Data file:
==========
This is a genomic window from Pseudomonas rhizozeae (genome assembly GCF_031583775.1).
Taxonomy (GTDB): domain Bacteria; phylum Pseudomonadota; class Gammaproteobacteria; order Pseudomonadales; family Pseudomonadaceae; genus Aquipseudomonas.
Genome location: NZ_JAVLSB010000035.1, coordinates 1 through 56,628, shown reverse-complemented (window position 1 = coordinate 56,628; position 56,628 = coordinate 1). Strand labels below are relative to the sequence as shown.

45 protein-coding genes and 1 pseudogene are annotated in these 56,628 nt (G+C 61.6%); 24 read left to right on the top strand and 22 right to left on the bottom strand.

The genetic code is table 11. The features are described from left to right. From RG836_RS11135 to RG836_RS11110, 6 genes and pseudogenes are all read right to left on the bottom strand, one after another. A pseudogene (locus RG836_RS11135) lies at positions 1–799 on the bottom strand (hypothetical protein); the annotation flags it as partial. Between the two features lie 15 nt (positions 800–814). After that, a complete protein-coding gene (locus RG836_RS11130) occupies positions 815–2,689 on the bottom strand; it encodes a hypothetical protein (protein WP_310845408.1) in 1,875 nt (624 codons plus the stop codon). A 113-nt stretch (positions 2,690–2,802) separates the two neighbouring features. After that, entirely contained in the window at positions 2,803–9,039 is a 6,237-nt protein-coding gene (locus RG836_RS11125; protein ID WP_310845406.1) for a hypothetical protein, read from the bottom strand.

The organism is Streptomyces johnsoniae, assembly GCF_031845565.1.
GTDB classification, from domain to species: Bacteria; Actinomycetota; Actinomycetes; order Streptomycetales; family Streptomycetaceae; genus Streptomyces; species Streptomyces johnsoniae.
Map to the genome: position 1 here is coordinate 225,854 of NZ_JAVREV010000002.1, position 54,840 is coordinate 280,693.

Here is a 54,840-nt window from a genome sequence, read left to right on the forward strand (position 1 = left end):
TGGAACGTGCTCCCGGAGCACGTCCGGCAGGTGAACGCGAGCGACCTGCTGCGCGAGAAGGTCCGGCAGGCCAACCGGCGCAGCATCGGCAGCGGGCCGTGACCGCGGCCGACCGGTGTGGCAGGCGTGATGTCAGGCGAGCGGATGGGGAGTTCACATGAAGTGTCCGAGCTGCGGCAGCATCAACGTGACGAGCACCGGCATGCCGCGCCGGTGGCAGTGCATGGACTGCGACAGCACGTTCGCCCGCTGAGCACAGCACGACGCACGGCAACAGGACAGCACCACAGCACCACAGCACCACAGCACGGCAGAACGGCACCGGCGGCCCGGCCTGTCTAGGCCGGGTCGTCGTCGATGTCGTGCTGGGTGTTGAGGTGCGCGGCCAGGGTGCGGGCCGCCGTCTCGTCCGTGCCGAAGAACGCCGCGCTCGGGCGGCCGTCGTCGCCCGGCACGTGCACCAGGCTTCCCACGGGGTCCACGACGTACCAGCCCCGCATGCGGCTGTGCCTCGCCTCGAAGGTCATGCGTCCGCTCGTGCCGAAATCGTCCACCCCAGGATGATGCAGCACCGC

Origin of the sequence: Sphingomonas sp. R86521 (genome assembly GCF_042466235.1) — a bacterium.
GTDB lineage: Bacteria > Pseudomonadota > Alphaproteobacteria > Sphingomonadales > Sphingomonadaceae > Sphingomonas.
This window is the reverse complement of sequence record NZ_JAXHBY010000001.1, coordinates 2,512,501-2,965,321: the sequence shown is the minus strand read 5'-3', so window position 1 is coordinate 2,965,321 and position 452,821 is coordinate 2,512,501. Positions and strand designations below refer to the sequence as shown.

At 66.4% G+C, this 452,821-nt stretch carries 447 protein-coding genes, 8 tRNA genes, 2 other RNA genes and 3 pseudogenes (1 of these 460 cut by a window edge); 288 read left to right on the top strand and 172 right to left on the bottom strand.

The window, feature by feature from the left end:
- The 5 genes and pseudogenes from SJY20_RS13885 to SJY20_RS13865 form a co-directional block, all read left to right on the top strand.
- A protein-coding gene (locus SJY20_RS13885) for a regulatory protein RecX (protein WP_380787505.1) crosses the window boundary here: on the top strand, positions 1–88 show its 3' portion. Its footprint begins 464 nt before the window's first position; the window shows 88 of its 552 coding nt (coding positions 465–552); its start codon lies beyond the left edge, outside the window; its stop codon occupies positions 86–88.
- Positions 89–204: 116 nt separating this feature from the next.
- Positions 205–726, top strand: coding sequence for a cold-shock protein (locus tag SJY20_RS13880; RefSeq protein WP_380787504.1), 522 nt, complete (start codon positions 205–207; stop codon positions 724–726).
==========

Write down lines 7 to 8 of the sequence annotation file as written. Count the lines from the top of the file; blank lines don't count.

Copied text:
GTDB classification, from domain to species: Bacteria; Actinomycetota; Actinomycetes; order Streptomycetales; family Streptomycetaceae; genus Streptomyces; species Streptomyces johnsoniae.
Map to the genome: position 1 here is coordinate 225,854 of NZ_JAVREV010000002.1, position 54,840 is coordinate 280,693.